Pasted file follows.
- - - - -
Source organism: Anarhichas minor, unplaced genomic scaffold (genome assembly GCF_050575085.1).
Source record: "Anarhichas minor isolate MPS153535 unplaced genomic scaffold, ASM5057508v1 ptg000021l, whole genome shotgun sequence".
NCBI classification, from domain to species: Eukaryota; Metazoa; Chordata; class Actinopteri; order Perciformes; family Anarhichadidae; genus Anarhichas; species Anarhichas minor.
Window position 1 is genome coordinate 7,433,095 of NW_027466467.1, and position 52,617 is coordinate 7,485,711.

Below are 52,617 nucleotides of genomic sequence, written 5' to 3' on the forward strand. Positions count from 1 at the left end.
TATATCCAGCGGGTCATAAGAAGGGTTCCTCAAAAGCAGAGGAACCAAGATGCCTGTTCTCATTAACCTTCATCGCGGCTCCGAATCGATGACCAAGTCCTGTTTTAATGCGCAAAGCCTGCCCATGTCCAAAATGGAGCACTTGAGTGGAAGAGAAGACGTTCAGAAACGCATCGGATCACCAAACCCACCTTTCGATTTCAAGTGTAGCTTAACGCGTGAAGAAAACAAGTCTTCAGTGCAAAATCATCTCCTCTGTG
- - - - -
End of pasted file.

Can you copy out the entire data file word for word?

Source organism: Anarhichas minor, unplaced genomic scaffold (genome assembly GCF_050575085.1).
Source record: "Anarhichas minor isolate MPS153535 unplaced genomic scaffold, ASM5057508v1 ptg000021l, whole genome shotgun sequence".
NCBI classification, from domain to species: Eukaryota; Metazoa; Chordata; class Actinopteri; order Perciformes; family Anarhichadidae; genus Anarhichas; species Anarhichas minor.
Window position 1 is genome coordinate 7,433,095 of NW_027466467.1, and position 52,617 is coordinate 7,485,711.

Below are 52,617 nucleotides of genomic sequence, written 5' to 3' on the forward strand. Positions count from 1 at the left end.
TATATCCAGCGGGTCATAAGAAGGGTTCCTCAAAAGCAGAGGAACCAAGATGCCTGTTCTCATTAACCTTCATCGCGGCTCCGAATCGATGACCAAGTCCTGTTTTAATGCGCAAAGCCTGCCCATGTCCAAAATGGAGCACTTGAGTGGAAGAGAAGACGTTCAGAAACGCATCGGATCACCAAACCCACCTTTCGATTTCAAGTGTAGCTTAACGCGTGAAGAAAACAAGTCTTCAGTGCAAAATCATCTCCTCTGTG